Notice the names in this story, Mattathias or Matthew, Judah or Judas; these are the names of hero’s of the restored kingdom, and names of the disciples. This could be just a weird coincidence or it could be part of a deeper story. Matthew was the tax collector, and Judas was considered to be one of the most ideological people in Israel. Matthew or Levi was named after the priestly order and the priest that started the revolt to save Israel, yet he lived his life as a traitor to the nation as civil servant of Rome. Judas Iscariot is now being tied to revolutionaries in Jerusalem called the Sacarii or dagger men, these were revolutionaries actively trying to liberate their people from the foreign overlords. The cycle of history seems to be replaying, but it is turned upside down. The priest is not leading the revolt but a traitor, and the liberator is the betrayer. It speaks of the cycles of life, the revolutionaries become the status quo, the reformers become the establishment, and the protestors become the tyrants.
Back to Hanukkah, this feast celebrates the restoration of faith. It speaks of the rededication of God’s people to Him, and restoration of the temple of the one true God to holy worship. The rededication is not as easy as one might think, there must be pure elements to use in the ceremonies. Special implements, oils, animals, and garments all had to be found or made. They built altars, made garments, found the animals, but there was one problem they could only find enough sacred oil for the lamp that needed burn continuously, for one day. The miracle of Hanukkah is that this oil was sufficient to last through the entire feast of 8 days, allowing enough time to do the rededication and bless more oil. Now after the destruction of the Temple in 70 AD the celebration of Hanukkah has moved from the dedication of the temple to celebrating the oil that fueled the light.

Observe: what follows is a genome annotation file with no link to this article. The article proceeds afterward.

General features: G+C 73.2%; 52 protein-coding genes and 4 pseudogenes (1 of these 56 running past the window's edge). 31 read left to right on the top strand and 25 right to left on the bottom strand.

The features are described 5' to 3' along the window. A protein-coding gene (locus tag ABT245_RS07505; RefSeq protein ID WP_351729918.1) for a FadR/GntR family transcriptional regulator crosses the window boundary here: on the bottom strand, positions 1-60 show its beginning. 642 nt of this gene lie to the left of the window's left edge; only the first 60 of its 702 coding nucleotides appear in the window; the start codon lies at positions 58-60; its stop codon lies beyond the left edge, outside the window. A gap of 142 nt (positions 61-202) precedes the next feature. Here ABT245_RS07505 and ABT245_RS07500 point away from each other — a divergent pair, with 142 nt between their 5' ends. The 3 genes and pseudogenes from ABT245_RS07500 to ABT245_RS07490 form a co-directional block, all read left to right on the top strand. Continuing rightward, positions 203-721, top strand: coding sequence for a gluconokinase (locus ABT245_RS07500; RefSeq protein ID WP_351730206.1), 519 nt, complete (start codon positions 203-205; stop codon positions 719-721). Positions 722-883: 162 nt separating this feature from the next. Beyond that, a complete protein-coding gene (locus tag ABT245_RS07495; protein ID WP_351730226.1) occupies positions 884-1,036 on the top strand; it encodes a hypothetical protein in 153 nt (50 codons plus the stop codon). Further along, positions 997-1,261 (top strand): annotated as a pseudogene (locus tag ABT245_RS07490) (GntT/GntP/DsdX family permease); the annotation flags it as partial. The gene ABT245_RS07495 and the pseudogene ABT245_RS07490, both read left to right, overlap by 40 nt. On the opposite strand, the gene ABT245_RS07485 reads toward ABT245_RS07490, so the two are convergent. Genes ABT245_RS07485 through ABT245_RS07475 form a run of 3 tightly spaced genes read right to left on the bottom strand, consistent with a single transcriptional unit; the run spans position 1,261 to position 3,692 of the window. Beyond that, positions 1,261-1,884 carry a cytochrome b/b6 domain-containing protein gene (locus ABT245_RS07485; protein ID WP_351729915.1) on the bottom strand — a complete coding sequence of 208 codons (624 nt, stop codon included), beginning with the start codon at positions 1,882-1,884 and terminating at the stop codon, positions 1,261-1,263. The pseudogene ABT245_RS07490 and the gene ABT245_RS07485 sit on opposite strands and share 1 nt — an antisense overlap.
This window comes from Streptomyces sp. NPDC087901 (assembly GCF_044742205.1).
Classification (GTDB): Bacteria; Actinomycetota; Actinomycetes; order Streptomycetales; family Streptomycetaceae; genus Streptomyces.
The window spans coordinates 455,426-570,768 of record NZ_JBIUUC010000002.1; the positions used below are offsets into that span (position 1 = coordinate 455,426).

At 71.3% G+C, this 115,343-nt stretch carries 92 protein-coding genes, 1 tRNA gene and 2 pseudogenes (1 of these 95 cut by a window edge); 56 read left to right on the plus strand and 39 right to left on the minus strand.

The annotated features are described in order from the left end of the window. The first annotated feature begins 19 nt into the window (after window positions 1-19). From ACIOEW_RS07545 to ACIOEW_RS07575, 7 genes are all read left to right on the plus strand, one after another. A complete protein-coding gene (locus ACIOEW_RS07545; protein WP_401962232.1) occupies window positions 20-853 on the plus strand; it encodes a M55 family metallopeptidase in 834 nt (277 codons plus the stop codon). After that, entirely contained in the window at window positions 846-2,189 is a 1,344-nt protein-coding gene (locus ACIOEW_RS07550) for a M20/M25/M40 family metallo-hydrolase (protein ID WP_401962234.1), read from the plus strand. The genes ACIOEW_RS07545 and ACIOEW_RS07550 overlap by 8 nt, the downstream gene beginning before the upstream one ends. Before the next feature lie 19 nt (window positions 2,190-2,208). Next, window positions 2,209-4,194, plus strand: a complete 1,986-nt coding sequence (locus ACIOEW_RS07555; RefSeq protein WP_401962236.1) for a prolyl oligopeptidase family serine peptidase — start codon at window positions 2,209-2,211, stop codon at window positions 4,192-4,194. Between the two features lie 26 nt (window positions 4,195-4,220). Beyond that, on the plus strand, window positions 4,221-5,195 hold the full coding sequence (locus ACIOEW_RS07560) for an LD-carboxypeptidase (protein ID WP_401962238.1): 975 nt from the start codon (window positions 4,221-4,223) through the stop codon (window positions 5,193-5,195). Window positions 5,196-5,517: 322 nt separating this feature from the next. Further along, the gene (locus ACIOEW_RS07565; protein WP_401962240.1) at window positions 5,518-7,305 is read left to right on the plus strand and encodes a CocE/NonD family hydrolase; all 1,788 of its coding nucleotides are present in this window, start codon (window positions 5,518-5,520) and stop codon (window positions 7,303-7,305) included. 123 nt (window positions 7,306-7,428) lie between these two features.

Easter is a known day in Jesus’ life; we know that Jesus died around the feast of Passover. Passover is a feast day that is easy to track, like most ancient religions it is based on the lunar cycle. We can pin point to the day that Jesus was crucified and when he rose from the grave. But Christmas is more difficult to pin point. Because of the shepherds in the fields at night, many believe that Jesus was born in the spring. Other scholars believe that these shepherds were special shepherds that cared for the temple flocks and were in the process of transporting some to the temple for sacrifices, so it could be that they were out in the elements in the winter. Ultimately no one knows for sure when Jesus was born. If Christmas and Easter were both in the spring what would we do the rest of the year?